George Kemish – Restructuring, a knee-jerk reaction or value added?

The effect of the COVID crisis on businesses is not unprecedented. We were already aware of an impending global recession; this had been highlighted by the International Monetary Fund some four years ago.

In addition to this, businesses in the UK have had the opportunity to plan for the uncertainty of Brexit for some three years. We could not have forecast the Pandemic but this has done little more than deepened the recession in the UK (and globally) and added to the uncertainty in the future.

Given that our global trade agreements have been negotiated by the EU on our behalf, if a trade agreement is not negotiated with the EU, then we could see a detrimental effect on customer spending power in the short-term (whilst agreements are renegotiated) – not just affecting our exports but, given the amount we import, this could have a knock-on effect on the domestic markets as well.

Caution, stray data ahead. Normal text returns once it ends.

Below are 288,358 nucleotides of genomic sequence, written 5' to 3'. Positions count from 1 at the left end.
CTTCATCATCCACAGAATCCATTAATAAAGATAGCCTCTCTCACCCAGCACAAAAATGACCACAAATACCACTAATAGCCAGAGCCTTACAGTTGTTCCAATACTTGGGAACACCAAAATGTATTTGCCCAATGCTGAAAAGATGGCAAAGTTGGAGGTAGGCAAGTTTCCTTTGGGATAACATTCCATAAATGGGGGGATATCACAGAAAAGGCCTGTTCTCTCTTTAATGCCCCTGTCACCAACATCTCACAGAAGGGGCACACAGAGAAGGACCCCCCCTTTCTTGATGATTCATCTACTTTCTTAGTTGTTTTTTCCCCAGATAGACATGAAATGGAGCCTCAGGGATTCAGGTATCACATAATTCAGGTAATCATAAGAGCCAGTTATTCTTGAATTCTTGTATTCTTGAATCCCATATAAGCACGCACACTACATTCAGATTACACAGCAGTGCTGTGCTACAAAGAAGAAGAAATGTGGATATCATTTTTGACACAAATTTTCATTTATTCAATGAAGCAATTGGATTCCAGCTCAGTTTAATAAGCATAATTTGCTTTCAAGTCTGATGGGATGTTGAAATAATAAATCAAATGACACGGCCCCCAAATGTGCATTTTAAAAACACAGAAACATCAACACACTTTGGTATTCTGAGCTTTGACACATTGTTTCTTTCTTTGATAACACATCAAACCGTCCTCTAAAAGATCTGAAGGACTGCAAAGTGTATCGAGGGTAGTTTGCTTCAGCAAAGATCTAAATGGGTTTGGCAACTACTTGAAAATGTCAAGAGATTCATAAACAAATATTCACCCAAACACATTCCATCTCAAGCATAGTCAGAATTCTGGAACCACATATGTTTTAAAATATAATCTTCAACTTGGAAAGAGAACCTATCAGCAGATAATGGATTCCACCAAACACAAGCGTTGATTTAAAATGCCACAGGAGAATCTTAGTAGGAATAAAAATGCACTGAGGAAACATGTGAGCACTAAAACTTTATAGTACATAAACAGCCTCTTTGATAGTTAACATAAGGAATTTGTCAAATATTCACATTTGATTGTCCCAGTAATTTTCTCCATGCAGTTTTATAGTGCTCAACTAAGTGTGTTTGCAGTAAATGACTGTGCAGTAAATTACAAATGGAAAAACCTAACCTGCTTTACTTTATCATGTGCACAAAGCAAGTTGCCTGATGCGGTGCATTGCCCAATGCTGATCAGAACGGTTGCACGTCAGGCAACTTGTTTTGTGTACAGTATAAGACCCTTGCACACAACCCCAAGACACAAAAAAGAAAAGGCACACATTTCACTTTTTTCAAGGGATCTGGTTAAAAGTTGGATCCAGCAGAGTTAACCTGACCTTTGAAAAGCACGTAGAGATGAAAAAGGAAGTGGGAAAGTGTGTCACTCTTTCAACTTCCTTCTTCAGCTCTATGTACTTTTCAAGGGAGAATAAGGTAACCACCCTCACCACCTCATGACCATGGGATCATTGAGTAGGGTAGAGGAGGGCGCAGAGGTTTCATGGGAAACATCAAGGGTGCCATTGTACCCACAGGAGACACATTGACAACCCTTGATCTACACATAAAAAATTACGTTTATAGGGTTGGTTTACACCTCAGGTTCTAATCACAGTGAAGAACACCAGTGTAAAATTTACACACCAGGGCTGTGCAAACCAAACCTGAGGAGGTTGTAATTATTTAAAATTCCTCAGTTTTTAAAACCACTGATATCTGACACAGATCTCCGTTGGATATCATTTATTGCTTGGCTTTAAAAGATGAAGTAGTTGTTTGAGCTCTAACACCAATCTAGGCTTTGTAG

Business Continuity will be dependant upon whether or not businesses are able to provide something different, of value, in the marketplace. It means a move away from looking at what competitors are doing and then utilising their innovation and creativity in trying to better their products, to looking at future customer needs and to what competitors are not doing in order to provide something different if they are to create a new future for the business.

Given the number of organisations that we have seen going through a programme of restructuring, this begs the question: Are they restructuring for the ‘right’ reasons?